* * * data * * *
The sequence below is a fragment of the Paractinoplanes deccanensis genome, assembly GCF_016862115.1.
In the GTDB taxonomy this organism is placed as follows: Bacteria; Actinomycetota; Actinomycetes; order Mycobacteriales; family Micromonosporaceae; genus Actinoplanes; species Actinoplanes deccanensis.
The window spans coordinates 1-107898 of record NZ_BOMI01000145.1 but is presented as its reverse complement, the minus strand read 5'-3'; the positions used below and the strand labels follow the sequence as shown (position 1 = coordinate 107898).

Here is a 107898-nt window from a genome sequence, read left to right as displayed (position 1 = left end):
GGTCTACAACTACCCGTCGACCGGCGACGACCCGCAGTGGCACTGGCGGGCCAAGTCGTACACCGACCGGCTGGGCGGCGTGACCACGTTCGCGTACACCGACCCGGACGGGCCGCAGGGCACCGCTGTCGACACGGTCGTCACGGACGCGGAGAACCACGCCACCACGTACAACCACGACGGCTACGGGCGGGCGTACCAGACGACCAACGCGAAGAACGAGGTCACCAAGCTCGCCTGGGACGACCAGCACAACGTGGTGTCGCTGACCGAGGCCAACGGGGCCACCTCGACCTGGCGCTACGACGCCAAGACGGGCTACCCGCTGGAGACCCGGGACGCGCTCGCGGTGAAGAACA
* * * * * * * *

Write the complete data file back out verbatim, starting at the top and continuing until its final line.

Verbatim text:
The sequence below is a fragment of the Paractinoplanes deccanensis genome, assembly GCF_016862115.1.
In the GTDB taxonomy this organism is placed as follows: Bacteria; Actinomycetota; Actinomycetes; order Mycobacteriales; family Micromonosporaceae; genus Actinoplanes; species Actinoplanes deccanensis.
The window spans coordinates 1-107898 of record NZ_BOMI01000145.1 but is presented as its reverse complement, the minus strand read 5'-3'; the positions used below and the strand labels follow the sequence as shown (position 1 = coordinate 107898).

Here is a 107898-nt window from a genome sequence, read left to right as displayed (position 1 = left end):
GGTCTACAACTACCCGTCGACCGGCGACGACCCGCAGTGGCACTGGCGGGCCAAGTCGTACACCGACCGGCTGGGCGGCGTGACCACGTTCGCGTACACCGACCCGGACGGGCCGCAGGGCACCGCTGTCGACACGGTCGTCACGGACGCGGAGAACCACGCCACCACGTACAACCACGACGGCTACGGGCGGGCGTACCAGACGACCAACGCGAAGAACGAGGTCACCAAGCTCGCCTGGGACGACCAGCACAACGTGGTGTCGCTGACCGAGGCCAACGGGGCCACCTCGACCTGGCGCTACGACGCCAAGACGGGCTACCCGCTGGAGACCCGGGACGCGCTCGCGGTGAAGAACA